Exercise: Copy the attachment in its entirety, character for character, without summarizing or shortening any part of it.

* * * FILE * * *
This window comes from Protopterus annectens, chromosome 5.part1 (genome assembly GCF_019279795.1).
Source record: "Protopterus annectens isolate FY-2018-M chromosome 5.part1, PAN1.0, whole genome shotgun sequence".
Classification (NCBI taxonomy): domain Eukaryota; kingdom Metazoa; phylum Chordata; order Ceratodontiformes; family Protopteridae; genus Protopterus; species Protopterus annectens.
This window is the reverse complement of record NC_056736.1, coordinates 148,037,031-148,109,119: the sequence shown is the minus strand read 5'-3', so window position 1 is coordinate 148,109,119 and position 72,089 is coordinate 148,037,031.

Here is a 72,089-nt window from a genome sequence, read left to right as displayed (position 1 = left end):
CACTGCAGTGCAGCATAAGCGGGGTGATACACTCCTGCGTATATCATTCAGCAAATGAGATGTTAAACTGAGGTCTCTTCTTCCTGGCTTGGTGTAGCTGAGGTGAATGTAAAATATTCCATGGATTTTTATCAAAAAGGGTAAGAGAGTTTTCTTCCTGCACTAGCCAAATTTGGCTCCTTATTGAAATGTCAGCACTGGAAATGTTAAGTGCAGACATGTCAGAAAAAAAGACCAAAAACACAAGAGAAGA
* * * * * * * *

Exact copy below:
This window comes from Protopterus annectens, chromosome 5.part1 (genome assembly GCF_019279795.1).
Source record: "Protopterus annectens isolate FY-2018-M chromosome 5.part1, PAN1.0, whole genome shotgun sequence".
Classification (NCBI taxonomy): domain Eukaryota; kingdom Metazoa; phylum Chordata; order Ceratodontiformes; family Protopteridae; genus Protopterus; species Protopterus annectens.
This window is the reverse complement of record NC_056736.1, coordinates 148,037,031-148,109,119: the sequence shown is the minus strand read 5'-3', so window position 1 is coordinate 148,109,119 and position 72,089 is coordinate 148,037,031.

Here is a 72,089-nt window from a genome sequence, read left to right as displayed (position 1 = left end):
CACTGCAGTGCAGCATAAGCGGGGTGATACACTCCTGCGTATATCATTCAGCAAATGAGATGTTAAACTGAGGTCTCTTCTTCCTGGCTTGGTGTAGCTGAGGTGAATGTAAAATATTCCATGGATTTTTATCAAAAAGGGTAAGAGAGTTTTCTTCCTGCACTAGCCAAATTTGGCTCCTTATTGAAATGTCAGCACTGGAAATGTTAAGTGCAGACATGTCAGAAAAAAAGACCAAAAACACAAGAGAAGA